Sunday, 5 August 2012

Sacramental Assurance and Risk Taking

One of the recurring themes of the opposition to women's ordination is the element of doubt versus assurance. The arguments vary, but a common theme is that it is unclear whether women should (or can) really be ordained, and so it is unclear whether, when an ordained woman is functioning as a priest or bishop, anything is actually happening. So the elements at Holy Communion might not really become Christ's body and blood if the service is presided over by a woman. A priest might not be really ordained if the ordination is done by a woman. God has promised the church that he will work through the sacraments, and our confidence in our salvation is rooted in that promise. So why mess about with it? The point is not that women definitely can't be ordained, but that it is uncertain. And why would we introduce an unnecessary element of uncertainty?  

Proponents of women's ordination, myself included, have usually responded to this sort of argument by simply ridiculing the idea that women can't be ordained. My own response has been mainly along the lines that I don't think there is a fundamental distinction between men and women in relation to God, and so a false category distinction is being imposed (male and female he created them, Galatians,etc: see previous blog posts!).

But the more I think about it, the more I wonder whether an equally fundamental issue is with the very concept of assurance itself.

A second recurring theme I've been hearing recently is one of risk taking, 'ministerial entrepreneurship' in one inelegant phrase. The parish profile for my new job asked, among other things, for 'a prayerful risk taker'. My unscientific sampling of various job adverts and parish profiles suggests that this sort of language is becoming much more common in the church.  Certainly in Durham diocese, one of the things that is impressing us and exciting us about our new bishop is his risk taking vision. He impresses on us that failure is OK, because the only real failure is not to try at all. It is better than to try and fail, and try again, than to simply stagnate. The parable of the talents comes to mind (though I would have loved Jesus to have included an example of someone who invested 7 talents but lost them all due to changed market conditions, or bad weather...).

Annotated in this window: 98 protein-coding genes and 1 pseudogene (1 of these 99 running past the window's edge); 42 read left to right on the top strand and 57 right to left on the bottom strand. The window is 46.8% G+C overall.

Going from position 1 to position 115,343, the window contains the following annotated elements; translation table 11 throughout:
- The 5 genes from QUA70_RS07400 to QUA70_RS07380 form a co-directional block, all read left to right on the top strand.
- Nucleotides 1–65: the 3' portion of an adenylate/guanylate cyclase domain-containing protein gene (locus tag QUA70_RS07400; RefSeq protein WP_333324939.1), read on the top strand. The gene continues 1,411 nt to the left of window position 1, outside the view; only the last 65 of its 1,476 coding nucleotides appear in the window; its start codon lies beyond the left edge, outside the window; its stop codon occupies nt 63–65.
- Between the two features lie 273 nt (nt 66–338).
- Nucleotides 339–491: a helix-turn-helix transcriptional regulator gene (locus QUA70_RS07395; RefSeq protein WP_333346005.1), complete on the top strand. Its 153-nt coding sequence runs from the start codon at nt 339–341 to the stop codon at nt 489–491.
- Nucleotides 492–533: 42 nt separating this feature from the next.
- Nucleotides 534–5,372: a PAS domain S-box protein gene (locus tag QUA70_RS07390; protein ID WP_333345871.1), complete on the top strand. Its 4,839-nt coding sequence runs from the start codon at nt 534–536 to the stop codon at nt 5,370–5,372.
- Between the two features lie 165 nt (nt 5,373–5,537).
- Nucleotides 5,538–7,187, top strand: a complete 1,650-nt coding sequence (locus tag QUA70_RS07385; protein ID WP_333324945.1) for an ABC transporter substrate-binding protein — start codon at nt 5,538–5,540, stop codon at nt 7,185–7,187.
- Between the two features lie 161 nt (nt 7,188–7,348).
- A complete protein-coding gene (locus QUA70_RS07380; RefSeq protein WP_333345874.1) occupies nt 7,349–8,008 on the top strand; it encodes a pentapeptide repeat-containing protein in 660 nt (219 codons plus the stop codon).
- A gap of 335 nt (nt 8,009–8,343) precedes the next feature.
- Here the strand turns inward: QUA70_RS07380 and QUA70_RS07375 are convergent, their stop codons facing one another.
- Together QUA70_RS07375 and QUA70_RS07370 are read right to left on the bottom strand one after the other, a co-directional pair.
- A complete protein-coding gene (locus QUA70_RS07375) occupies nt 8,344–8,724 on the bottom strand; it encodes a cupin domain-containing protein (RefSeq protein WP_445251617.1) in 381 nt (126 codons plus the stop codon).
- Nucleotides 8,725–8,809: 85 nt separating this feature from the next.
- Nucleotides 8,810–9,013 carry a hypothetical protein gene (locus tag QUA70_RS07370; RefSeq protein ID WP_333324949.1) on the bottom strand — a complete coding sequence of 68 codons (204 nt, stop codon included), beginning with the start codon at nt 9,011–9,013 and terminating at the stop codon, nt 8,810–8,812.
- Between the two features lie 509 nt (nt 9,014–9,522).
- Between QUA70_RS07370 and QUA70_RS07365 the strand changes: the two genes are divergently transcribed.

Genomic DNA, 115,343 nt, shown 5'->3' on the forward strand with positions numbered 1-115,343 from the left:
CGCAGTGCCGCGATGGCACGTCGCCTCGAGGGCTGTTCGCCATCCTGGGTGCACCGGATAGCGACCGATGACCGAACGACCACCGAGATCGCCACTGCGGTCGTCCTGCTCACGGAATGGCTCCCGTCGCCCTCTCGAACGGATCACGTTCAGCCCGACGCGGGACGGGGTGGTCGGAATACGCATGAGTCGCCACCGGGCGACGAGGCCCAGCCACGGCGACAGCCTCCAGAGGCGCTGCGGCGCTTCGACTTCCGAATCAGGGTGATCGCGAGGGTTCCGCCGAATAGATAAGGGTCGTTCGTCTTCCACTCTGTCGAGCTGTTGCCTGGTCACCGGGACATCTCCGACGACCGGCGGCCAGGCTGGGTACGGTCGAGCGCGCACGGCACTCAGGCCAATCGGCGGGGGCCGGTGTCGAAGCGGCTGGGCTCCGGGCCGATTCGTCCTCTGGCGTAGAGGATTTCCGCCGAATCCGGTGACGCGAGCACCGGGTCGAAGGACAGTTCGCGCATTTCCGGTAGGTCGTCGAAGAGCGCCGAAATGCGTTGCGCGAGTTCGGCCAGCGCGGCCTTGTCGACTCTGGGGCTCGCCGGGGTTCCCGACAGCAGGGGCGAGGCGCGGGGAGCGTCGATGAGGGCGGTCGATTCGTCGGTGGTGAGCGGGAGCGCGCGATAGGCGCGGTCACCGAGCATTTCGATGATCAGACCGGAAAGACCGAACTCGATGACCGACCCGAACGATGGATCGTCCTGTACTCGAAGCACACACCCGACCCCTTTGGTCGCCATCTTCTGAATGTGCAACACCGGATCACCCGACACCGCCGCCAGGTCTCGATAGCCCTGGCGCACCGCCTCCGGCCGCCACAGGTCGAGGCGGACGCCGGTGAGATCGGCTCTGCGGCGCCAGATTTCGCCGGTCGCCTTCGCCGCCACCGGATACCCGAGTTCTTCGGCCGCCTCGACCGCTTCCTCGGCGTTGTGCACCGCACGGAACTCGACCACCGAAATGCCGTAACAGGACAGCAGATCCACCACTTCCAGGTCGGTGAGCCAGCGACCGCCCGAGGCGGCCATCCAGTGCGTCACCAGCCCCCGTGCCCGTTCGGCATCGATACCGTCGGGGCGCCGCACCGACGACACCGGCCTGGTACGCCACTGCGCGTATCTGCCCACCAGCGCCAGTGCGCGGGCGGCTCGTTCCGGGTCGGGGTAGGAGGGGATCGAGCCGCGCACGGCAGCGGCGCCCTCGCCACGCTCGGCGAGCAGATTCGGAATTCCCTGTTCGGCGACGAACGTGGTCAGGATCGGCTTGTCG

This strikes a chord with me. My father was a maths teacher, and one of the things I remember very strongly from my childhood was him impressing on me that mistakes were good. Making mistakes is how mathematicians learn. The better a mathematician you are, the more mistakes you will make, because the more things you will try - and that's how you will make new discoveries. Every mistake is a learning opportunity. The same is true of safety in industry; not that accidents or near-misses are good, but that they are opportunities to learn and make things safer.

But if risk taking is good - if risk taking is Godly, as the parable would seem to imply - then is sacramental assurance something to be desired and supported? How Godly is a desire for certainty?